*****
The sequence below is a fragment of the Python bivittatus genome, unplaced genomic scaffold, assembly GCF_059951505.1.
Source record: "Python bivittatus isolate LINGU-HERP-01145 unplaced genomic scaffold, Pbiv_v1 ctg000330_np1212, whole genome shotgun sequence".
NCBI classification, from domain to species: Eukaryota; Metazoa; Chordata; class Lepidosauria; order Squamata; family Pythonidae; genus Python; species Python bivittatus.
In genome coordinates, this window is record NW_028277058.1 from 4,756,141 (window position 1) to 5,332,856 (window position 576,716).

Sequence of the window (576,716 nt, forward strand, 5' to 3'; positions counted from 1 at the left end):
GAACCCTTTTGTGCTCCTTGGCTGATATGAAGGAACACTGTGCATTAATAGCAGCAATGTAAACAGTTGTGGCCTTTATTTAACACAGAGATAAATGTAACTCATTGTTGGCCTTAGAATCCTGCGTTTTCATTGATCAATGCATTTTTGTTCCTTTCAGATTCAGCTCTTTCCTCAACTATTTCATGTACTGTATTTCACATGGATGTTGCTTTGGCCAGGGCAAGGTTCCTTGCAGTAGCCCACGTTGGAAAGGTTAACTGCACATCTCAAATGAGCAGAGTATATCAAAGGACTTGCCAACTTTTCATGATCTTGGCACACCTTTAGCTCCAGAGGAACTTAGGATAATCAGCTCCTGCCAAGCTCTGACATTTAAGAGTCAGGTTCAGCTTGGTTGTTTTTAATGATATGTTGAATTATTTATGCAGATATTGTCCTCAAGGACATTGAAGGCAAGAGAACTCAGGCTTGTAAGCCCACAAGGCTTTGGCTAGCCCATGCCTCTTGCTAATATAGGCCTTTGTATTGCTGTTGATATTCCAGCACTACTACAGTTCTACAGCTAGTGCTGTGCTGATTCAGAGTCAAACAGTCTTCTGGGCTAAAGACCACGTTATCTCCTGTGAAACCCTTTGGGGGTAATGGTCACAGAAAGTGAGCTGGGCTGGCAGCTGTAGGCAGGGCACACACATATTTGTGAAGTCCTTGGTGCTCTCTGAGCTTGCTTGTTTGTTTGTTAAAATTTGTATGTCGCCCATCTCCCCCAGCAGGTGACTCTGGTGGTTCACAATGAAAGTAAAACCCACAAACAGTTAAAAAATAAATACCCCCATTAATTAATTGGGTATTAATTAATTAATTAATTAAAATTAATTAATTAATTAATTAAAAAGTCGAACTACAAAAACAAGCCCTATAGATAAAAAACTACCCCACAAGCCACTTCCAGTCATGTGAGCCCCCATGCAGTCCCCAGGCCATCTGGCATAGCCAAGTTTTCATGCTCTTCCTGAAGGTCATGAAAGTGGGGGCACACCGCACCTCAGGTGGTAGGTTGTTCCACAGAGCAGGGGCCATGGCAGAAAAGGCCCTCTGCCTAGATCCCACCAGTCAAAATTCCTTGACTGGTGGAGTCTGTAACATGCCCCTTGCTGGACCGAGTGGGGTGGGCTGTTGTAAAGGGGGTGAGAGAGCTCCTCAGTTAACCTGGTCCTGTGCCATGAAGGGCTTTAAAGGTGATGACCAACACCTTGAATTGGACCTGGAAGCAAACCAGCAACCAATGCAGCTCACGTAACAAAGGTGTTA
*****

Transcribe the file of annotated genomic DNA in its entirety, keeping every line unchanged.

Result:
The sequence below is a fragment of the Python bivittatus genome, unplaced genomic scaffold, assembly GCF_059951505.1.
Source record: "Python bivittatus isolate LINGU-HERP-01145 unplaced genomic scaffold, Pbiv_v1 ctg000330_np1212, whole genome shotgun sequence".
NCBI classification, from domain to species: Eukaryota; Metazoa; Chordata; class Lepidosauria; order Squamata; family Pythonidae; genus Python; species Python bivittatus.
In genome coordinates, this window is record NW_028277058.1 from 4,756,141 (window position 1) to 5,332,856 (window position 576,716).

Sequence of the window (576,716 nt, forward strand, 5' to 3'; positions counted from 1 at the left end):
GAACCCTTTTGTGCTCCTTGGCTGATATGAAGGAACACTGTGCATTAATAGCAGCAATGTAAACAGTTGTGGCCTTTATTTAACACAGAGATAAATGTAACTCATTGTTGGCCTTAGAATCCTGCGTTTTCATTGATCAATGCATTTTTGTTCCTTTCAGATTCAGCTCTTTCCTCAACTATTTCATGTACTGTATTTCACATGGATGTTGCTTTGGCCAGGGCAAGGTTCCTTGCAGTAGCCCACGTTGGAAAGGTTAACTGCACATCTCAAATGAGCAGAGTATATCAAAGGACTTGCCAACTTTTCATGATCTTGGCACACCTTTAGCTCCAGAGGAACTTAGGATAATCAGCTCCTGCCAAGCTCTGACATTTAAGAGTCAGGTTCAGCTTGGTTGTTTTTAATGATATGTTGAATTATTTATGCAGATATTGTCCTCAAGGACATTGAAGGCAAGAGAACTCAGGCTTGTAAGCCCACAAGGCTTTGGCTAGCCCATGCCTCTTGCTAATATAGGCCTTTGTATTGCTGTTGATATTCCAGCACTACTACAGTTCTACAGCTAGTGCTGTGCTGATTCAGAGTCAAACAGTCTTCTGGGCTAAAGACCACGTTATCTCCTGTGAAACCCTTTGGGGGTAATGGTCACAGAAAGTGAGCTGGGCTGGCAGCTGTAGGCAGGGCACACACATATTTGTGAAGTCCTTGGTGCTCTCTGAGCTTGCTTGTTTGTTTGTTAAAATTTGTATGTCGCCCATCTCCCCCAGCAGGTGACTCTGGTGGTTCACAATGAAAGTAAAACCCACAAACAGTTAAAAAATAAATACCCCCATTAATTAATTGGGTATTAATTAATTAATTAATTAAAATTAATTAATTAATTAATTAAAAAGTCGAACTACAAAAACAAGCCCTATAGATAAAAAACTACCCCACAAGCCACTTCCAGTCATGTGAGCCCCCATGCAGTCCCCAGGCCATCTGGCATAGCCAAGTTTTCATGCTCTTCCTGAAGGTCATGAAAGTGGGGGCACACCGCACCTCAGGTGGTAGGTTGTTCCACAGAGCAGGGGCCATGGCAGAAAAGGCCCTCTGCCTAGATCCCACCAGTCAAAATTCCTTGACTGGTGGAGTCTGTAACATGCCCCTTGCTGGACCGAGTGGGGTGGGCTGTTGTAAAGGGGGTGAGAGAGCTCCTCAGTTAACCTGGTCCTGTGCCATGAAGGGCTTTAAAGGTGATGACCAACACCTTGAATTGGACCTGGAAGCAAACCAGCAACCAATGCAGCTCACGTAACAAAGGTGTTA